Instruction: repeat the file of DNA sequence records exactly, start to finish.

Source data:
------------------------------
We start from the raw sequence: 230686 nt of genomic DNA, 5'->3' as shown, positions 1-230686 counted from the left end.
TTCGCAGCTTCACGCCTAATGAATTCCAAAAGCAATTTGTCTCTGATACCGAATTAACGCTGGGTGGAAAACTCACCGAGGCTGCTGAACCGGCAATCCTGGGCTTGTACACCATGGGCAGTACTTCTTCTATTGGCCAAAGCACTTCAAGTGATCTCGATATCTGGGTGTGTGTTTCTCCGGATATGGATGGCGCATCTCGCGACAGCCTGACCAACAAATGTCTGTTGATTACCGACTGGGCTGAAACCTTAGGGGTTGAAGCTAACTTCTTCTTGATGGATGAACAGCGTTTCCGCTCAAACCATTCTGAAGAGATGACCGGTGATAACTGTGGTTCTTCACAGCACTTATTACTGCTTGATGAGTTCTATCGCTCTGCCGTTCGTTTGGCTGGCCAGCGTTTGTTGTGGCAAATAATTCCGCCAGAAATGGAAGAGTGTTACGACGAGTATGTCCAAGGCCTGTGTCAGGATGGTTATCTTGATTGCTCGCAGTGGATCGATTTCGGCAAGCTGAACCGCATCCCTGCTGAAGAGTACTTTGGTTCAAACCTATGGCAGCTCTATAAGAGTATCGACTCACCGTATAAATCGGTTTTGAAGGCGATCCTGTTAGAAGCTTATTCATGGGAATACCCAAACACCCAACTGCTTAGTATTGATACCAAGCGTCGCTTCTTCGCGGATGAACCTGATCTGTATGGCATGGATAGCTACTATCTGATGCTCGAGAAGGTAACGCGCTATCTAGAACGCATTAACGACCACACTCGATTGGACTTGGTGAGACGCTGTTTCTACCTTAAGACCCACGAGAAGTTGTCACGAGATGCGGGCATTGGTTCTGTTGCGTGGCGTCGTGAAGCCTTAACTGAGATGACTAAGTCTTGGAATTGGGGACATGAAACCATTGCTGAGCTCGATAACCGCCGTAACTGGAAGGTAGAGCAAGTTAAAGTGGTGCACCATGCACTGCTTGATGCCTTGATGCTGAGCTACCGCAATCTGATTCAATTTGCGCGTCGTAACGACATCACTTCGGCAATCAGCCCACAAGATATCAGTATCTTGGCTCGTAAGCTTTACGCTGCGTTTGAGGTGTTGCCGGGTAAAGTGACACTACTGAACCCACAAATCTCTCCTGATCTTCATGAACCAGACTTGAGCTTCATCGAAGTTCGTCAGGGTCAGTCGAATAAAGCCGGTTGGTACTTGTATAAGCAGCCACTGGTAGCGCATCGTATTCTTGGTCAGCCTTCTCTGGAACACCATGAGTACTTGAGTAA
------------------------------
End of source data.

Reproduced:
We start from the raw sequence: 230686 nt of genomic DNA, 5'->3' as shown, positions 1-230686 counted from the left end.
TTCGCAGCTTCACGCCTAATGAATTCCAAAAGCAATTTGTCTCTGATACCGAATTAACGCTGGGTGGAAAACTCACCGAGGCTGCTGAACCGGCAATCCTGGGCTTGTACACCATGGGCAGTACTTCTTCTATTGGCCAAAGCACTTCAAGTGATCTCGATATCTGGGTGTGTGTTTCTCCGGATATGGATGGCGCATCTCGCGACAGCCTGACCAACAAATGTCTGTTGATTACCGACTGGGCTGAAACCTTAGGGGTTGAAGCTAACTTCTTCTTGATGGATGAACAGCGTTTCCGCTCAAACCATTCTGAAGAGATGACCGGTGATAACTGTGGTTCTTCACAGCACTTATTACTGCTTGATGAGTTCTATCGCTCTGCCGTTCGTTTGGCTGGCCAGCGTTTGTTGTGGCAAATAATTCCGCCAGAAATGGAAGAGTGTTACGACGAGTATGTCCAAGGCCTGTGTCAGGATGGTTATCTTGATTGCTCGCAGTGGATCGATTTCGGCAAGCTGAACCGCATCCCTGCTGAAGAGTACTTTGGTTCAAACCTATGGCAGCTCTATAAGAGTATCGACTCACCGTATAAATCGGTTTTGAAGGCGATCCTGTTAGAAGCTTATTCATGGGAATACCCAAACACCCAACTGCTTAGTATTGATACCAAGCGTCGCTTCTTCGCGGATGAACCTGATCTGTATGGCATGGATAGCTACTATCTGATGCTCGAGAAGGTAACGCGCTATCTAGAACGCATTAACGACCACACTCGATTGGACTTGGTGAGACGCTGTTTCTACCTTAAGACCCACGAGAAGTTGTCACGAGATGCGGGCATTGGTTCTGTTGCGTGGCGTCGTGAAGCCTTAACTGAGATGACTAAGTCTTGGAATTGGGGACATGAAACCATTGCTGAGCTCGATAACCGCCGTAACTGGAAGGTAGAGCAAGTTAAAGTGGTGCACCATGCACTGCTTGATGCCTTGATGCTGAGCTACCGCAATCTGATTCAATTTGCGCGTCGTAACGACATCACTTCGGCAATCAGCCCACAAGATATCAGTATCTTGGCTCGTAAGCTTTACGCTGCGTTTGAGGTGTTGCCGGGTAAAGTGACACTACTGAACCCACAAATCTCTCCTGATCTTCATGAACCAGACTTGAGCTTCATCGAAGTTCGTCAGGGTCAGTCGAATAAAGCCGGTTGGTACTTGTATAAGCAGCCACTGGTAGCGCATCGTATTCTTGGTCAGCCTTCTCTGGAACACCATGAGTACTTGAGTAA